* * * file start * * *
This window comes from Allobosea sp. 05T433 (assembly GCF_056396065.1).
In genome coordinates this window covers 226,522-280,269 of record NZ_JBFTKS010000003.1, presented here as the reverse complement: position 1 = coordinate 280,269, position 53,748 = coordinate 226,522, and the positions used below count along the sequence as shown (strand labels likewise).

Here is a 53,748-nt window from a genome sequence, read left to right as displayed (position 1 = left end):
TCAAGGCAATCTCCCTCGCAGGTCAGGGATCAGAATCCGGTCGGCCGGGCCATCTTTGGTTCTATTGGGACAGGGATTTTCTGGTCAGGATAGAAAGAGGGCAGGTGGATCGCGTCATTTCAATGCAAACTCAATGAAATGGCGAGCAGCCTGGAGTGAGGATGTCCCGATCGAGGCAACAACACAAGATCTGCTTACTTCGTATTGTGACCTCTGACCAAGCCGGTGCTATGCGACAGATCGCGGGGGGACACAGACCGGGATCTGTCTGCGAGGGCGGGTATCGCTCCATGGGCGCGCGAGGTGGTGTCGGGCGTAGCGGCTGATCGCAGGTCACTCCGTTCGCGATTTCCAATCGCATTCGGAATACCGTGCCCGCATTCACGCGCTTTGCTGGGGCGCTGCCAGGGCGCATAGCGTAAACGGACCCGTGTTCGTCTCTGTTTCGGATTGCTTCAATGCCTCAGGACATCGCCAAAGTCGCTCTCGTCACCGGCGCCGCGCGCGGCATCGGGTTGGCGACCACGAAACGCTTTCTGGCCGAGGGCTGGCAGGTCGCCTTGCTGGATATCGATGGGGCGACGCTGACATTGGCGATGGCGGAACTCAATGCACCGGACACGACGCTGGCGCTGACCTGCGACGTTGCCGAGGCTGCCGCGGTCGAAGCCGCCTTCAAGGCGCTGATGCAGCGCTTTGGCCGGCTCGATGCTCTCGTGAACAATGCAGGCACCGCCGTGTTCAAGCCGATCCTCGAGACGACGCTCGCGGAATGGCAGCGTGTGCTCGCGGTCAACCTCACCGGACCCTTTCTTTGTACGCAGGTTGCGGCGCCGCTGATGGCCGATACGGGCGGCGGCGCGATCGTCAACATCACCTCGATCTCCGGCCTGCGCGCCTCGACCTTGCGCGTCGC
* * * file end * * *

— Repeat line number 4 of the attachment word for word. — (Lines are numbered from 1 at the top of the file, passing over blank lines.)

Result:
TCAAGGCAATCTCCCTCGCAGGTCAGGGATCAGAATCCGGTCGGCCGGGCCATCTTTGGTTCTATTGGGACAGGGATTTTCTGGTCAGGATAGAAAGAGGGCAGGTGGATCGCGTCATTTCAATGCAAACTCAATGAAATGGCGAGCAGCCTGGAGTGAGGATGTCCCGATCGAGGCAACAACACAAGATCTGCTTACTTCGTATTGTGACCTCTGACCAAGCCGGTGCTATGCGACAGATCGCGGGGGGACACAGACCGGGATCTGTCTGCGAGGGCGGGTATCGCTCCATGGGCGCGCGAGGTGGTGTCGGGCGTAGCGGCTGATCGCAGGTCACTCCGTTCGCGATTTCCAATCGCATTCGGAATACCGTGCCCGCATTCACGCGCTTTGCTGGGGCGCTGCCAGGGCGCATAGCGTAAACGGACCCGTGTTCGTCTCTGTTTCGGATTGCTTCAATGCCTCAGGACATCGCCAAAGTCGCTCTCGTCACCGGCGCCGCGCGCGGCATCGGGTTGGCGACCACGAAACGCTTTCTGGCCGAGGGCTGGCAGGTCGCCTTGCTGGATATCGATGGGGCGACGCTGACATTGGCGATGGCGGAACTCAATGCACCGGACACGACGCTGGCGCTGACCTGCGACGTTGCCGAGGCTGCCGCGGTCGAAGCCGCCTTCAAGGCGCTGATGCAGCGCTTTGGCCGGCTCGATGCTCTCGTGAACAATGCAGGCACCGCCGTGTTCAAGCCGATCCTCGAGACGACGCTCGCGGAATGGCAGCGTGTGCTCGCGGTCAACCTCACCGGACCCTTTCTTTGTACGCAGGTTGCGGCGCCGCTGATGGCCGATACGGGCGGCGGCGCGATCGTCAACATCACCTCGATCTCCGGCCTGCGCGCCTCGACCTTGCGCGTCGC